The existence of contraceptive treatments reflected within the Kahun Papyrus combined with their demonstrated effectiveness leads to the extrapolation that population control was both a desired and achievable outcome for ancient Egyptians. If John Riddle’s theory that the Egyptians actively prevented pregnancy is correct—and the evidence suggests that it is—then we can conclude that sex was not only for reproduction, but for enjoyment.13 In her book Sexual Deviance and Society, Meredith G. F Worthen asserts that sexual imagery from more than 5,000 years ago has been credited to ancient Egyptian cultures. Although we may see these depictions as pornography, to ancient Egyptians they were just a part of sexual life.14 This could lead to the belief that ancient Egyptians were not exactly modest when it came to sexuality and sexual pleasure. To freely express their sexuality, effective contraceptives were a necessity.
Overall, the evidence directs us to the fact that Egyptians held knowledge about contraceptives and used them to prevent pregnancy. So why is the modern belief that contraceptives are a new invention, rather than several millennia old? The answer lies in the rise of Christianity. Before Christianity found its foothold as a highly influential religion, early humans often equated sexual and religious experiences. Christian hostility to sexuality built steadily in the early centuries of the religion. This hostility produced a new attitude of denunciation of women’s sexuality. Early Christians promoted the narrative that Jesus was not born from normal sexual activity, but from a virgin through immaculate conception. Once the religion gained traction, sexual misbehavior was not only seen as a danger to proper human values, but as an offense to God himself. The prevailing belief was that sex was only allowed in marriage and for reproduction. Christian missionaries eventually held enough influence over governments that they pushed them to add new secular penalties to violations of sexual regulations. Secular laws began to target the use of contraception or any other act preventing birth, in some cases the penalty for these acts was death. Over time, Christianity succeeded in chiseling away at “open” sexuality.15 Though modern society has begun to shed this belief, we still see vestiges of it linger in the way sexuality among woman is described. Women who enjoy sex face negative rebukes across the world. These hostile ideologies explain some scholars’ reluctance to accept the fact that ancient Egyptian women enjoyed sex and actively and effectively engaged in it without the outcome of pregnancy.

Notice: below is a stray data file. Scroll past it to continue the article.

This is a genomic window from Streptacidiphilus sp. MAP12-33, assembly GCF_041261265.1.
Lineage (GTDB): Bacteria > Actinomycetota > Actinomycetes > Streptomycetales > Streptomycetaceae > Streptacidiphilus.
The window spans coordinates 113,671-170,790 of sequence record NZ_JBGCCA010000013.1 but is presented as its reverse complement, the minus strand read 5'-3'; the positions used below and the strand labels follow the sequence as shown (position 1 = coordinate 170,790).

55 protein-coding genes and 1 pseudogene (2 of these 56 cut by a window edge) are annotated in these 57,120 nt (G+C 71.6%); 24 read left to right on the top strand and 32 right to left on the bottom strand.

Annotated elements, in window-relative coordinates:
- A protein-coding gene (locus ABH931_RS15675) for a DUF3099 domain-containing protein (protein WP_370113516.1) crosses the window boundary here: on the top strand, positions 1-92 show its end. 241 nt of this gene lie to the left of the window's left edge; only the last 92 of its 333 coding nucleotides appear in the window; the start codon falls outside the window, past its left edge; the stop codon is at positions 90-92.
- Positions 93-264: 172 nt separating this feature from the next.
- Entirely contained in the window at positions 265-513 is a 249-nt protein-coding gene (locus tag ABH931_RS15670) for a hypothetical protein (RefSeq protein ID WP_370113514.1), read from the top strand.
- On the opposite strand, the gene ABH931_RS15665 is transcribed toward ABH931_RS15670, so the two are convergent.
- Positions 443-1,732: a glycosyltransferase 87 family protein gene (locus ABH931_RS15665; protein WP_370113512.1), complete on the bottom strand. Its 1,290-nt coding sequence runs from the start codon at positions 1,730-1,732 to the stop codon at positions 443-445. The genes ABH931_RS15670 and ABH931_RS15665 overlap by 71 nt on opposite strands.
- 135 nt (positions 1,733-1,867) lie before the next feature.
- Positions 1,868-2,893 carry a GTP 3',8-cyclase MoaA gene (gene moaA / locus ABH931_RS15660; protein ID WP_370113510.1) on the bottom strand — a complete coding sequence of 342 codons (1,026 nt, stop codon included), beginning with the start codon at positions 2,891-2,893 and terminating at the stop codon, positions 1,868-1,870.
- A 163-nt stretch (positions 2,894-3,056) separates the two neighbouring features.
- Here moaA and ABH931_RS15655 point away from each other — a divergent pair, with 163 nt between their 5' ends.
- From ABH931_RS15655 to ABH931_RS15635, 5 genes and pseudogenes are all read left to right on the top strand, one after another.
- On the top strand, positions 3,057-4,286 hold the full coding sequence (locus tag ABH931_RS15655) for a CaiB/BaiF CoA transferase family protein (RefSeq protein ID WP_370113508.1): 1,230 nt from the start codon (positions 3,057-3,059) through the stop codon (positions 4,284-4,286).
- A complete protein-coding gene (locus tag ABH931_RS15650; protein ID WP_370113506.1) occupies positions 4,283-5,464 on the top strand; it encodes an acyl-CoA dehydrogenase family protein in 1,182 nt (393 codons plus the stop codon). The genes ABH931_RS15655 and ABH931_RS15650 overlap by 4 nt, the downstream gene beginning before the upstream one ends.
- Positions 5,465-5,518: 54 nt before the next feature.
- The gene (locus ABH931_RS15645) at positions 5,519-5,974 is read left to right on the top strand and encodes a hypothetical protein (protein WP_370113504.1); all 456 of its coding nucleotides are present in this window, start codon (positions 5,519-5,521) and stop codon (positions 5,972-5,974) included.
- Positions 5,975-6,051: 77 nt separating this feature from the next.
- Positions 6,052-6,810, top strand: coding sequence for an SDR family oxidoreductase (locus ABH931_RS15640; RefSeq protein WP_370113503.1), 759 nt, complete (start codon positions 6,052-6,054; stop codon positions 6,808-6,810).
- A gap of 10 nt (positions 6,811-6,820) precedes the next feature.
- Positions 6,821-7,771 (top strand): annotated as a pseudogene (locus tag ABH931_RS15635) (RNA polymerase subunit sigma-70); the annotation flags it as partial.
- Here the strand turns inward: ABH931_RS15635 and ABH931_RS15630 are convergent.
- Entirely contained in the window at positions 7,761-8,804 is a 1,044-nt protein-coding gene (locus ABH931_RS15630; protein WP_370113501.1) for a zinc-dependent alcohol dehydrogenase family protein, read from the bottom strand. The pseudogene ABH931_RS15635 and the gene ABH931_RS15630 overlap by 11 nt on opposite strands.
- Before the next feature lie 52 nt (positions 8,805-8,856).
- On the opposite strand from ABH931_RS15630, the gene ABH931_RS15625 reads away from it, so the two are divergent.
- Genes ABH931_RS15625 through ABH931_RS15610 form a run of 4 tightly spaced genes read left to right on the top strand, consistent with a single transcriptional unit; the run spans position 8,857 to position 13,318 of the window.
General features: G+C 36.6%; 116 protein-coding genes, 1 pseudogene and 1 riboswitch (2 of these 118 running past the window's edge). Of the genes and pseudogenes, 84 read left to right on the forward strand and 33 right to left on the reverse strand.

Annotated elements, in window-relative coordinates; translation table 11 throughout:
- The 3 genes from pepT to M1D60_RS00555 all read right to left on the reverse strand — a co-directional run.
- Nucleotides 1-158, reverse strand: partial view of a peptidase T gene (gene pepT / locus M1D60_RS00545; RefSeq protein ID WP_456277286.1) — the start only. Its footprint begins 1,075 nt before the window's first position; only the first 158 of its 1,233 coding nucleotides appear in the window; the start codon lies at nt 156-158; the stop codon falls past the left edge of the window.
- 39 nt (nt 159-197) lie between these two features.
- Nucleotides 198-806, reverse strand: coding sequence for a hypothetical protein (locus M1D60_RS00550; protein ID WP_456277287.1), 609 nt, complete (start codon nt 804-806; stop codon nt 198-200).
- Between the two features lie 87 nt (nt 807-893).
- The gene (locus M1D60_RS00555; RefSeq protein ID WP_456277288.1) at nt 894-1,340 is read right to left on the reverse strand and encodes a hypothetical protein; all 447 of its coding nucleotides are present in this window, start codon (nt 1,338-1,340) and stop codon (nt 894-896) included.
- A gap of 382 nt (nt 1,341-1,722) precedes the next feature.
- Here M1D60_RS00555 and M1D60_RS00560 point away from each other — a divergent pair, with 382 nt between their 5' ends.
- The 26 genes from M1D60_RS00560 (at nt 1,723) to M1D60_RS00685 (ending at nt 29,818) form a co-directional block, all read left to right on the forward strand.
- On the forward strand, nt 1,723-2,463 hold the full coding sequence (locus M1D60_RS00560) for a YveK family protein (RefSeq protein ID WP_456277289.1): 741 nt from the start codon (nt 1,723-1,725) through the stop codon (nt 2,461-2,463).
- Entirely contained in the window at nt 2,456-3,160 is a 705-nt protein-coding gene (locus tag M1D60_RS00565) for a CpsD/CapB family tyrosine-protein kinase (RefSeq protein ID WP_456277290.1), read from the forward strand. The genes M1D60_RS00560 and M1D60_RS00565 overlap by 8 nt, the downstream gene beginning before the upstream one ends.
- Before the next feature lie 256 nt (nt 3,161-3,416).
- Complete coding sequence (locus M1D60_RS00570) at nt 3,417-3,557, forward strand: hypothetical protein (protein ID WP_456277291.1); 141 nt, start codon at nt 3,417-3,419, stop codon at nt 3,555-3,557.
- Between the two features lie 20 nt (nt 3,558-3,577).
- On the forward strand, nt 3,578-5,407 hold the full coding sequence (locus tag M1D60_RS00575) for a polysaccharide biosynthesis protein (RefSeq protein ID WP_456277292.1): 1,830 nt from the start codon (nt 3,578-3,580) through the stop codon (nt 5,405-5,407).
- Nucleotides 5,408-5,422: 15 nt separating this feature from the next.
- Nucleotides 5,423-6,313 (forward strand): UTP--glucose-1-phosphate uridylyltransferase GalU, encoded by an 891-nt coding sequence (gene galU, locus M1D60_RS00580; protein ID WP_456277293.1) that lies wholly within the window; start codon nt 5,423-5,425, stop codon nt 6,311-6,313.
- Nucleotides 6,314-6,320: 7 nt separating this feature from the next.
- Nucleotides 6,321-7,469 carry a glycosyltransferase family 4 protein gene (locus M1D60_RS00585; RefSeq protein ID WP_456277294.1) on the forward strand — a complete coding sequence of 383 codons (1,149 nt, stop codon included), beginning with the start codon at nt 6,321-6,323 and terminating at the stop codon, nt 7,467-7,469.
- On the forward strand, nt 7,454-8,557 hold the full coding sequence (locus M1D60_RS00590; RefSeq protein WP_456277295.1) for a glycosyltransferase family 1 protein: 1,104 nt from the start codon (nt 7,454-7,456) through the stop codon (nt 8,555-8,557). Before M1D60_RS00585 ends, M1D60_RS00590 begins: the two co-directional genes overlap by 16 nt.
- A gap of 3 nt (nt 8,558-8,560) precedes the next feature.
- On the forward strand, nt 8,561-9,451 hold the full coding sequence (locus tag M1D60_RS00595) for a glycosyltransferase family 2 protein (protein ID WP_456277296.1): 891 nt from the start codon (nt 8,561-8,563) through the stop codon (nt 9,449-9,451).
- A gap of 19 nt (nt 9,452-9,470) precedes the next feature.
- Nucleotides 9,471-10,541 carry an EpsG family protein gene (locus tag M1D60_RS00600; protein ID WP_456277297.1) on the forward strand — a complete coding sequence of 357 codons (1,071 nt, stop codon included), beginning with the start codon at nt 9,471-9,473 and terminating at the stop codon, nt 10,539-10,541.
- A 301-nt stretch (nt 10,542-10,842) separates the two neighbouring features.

“Man has always had a desire to heal and control fertility.”16 This truth does not apply only in modern times as many think; the Kahun Papyrus shows that this desire goes all the way back to at least 1825 B.C.E. Yes, the Egyptians’ medical practices were influenced by religion, but we cannot discount their effective techniques simply because they imbibed those practices with the supernatural. Joshua Mark says that “most people would balk at the idea of visiting a doctor and having incantations muttered over them.”17 Yet, we have long had, and still have, very similar rituals in modern Christian society. Doctors will sometimes use their medical knowledge to treat patients, while also praying for or with them. The Kahun Papyrus can be evaluated the same way. We, as a society are reluctant to accept the fact that women are sexual beings, but the historical evidence proves that women have sought control over their sexual experiences since ancient times. That desire is not new to modern society. Steeped in religion though it may be, the papyrus proves our ancient ancestors developed effective techniques for contraception so they would be free to pursue their sexual desires without the fear of procreation.
Kahun Gynecological Papyrus
I reviewed a couple of the sources for the article to gain more background knowledge about the topic. I had zero knowledge about the sexual practices of the Egyptians during the 1800s BCE. What really struck my attention was the statement in the article that for most of modern history the predominant belief was that sex was for procreation and pleasure was a sin. I wasn’t sure that statement still applies today. The first source was very clarifying and I have a better understanding now.